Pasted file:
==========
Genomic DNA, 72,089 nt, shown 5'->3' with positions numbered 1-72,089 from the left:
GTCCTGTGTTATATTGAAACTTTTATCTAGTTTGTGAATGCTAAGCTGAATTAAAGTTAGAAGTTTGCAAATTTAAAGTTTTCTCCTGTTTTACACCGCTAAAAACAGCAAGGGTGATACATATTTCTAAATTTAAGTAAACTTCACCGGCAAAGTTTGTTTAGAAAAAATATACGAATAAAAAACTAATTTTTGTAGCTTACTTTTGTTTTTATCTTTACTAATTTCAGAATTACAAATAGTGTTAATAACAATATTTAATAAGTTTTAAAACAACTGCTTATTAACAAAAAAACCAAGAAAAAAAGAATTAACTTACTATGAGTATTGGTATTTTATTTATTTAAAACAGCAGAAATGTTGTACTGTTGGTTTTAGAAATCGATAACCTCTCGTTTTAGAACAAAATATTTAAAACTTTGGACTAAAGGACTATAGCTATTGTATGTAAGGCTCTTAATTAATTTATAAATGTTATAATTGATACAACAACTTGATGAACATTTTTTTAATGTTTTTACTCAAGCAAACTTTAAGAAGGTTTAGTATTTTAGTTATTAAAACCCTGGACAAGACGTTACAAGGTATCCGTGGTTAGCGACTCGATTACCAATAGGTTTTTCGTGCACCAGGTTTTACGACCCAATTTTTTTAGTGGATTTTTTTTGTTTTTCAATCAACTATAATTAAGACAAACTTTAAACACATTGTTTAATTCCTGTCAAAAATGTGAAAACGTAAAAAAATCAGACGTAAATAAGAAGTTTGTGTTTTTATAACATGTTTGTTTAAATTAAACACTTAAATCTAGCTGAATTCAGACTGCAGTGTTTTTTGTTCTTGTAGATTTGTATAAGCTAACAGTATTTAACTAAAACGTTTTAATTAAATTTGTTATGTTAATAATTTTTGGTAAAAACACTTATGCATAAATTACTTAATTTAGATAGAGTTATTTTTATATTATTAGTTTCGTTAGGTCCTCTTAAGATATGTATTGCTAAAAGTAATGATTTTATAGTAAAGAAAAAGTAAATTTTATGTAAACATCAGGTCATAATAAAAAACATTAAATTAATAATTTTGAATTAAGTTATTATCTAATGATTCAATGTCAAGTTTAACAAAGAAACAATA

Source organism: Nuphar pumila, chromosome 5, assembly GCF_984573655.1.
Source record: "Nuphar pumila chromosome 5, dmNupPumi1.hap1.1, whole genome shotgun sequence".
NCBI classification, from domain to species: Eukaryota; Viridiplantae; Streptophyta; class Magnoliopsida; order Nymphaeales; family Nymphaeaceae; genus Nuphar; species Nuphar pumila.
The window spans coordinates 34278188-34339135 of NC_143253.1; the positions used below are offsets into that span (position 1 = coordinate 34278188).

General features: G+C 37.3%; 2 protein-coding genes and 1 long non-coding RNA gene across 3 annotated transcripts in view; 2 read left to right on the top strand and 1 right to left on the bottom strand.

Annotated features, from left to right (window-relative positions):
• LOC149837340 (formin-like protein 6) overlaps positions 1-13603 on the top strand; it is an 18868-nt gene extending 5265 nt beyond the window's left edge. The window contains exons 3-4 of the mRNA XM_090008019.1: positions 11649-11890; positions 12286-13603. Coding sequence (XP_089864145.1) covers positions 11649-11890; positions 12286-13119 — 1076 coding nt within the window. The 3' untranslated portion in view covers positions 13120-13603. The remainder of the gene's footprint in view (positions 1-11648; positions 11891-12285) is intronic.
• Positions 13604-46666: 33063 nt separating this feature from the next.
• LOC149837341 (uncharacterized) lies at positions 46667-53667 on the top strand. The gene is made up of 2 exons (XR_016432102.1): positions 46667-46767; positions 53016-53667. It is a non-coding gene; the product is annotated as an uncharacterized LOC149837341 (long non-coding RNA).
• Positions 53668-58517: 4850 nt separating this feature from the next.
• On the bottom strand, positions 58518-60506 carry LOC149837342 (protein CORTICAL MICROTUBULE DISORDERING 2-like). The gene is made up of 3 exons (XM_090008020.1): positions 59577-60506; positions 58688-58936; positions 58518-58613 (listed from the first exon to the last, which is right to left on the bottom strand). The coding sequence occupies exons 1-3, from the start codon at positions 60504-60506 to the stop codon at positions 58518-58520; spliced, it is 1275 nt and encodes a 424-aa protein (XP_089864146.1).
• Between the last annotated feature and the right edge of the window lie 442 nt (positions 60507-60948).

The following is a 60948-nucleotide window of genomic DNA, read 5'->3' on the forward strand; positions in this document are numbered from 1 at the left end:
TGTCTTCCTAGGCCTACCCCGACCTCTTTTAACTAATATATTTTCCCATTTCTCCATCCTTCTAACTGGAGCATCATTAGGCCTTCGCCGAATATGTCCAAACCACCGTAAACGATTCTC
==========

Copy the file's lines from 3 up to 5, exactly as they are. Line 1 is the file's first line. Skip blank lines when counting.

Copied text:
Source organism: Nuphar pumila, chromosome 5, assembly GCF_984573655.1.
Source record: "Nuphar pumila chromosome 5, dmNupPumi1.hap1.1, whole genome shotgun sequence".
NCBI classification, from domain to species: Eukaryota; Viridiplantae; Streptophyta; class Magnoliopsida; order Nymphaeales; family Nymphaeaceae; genus Nuphar; species Nuphar pumila.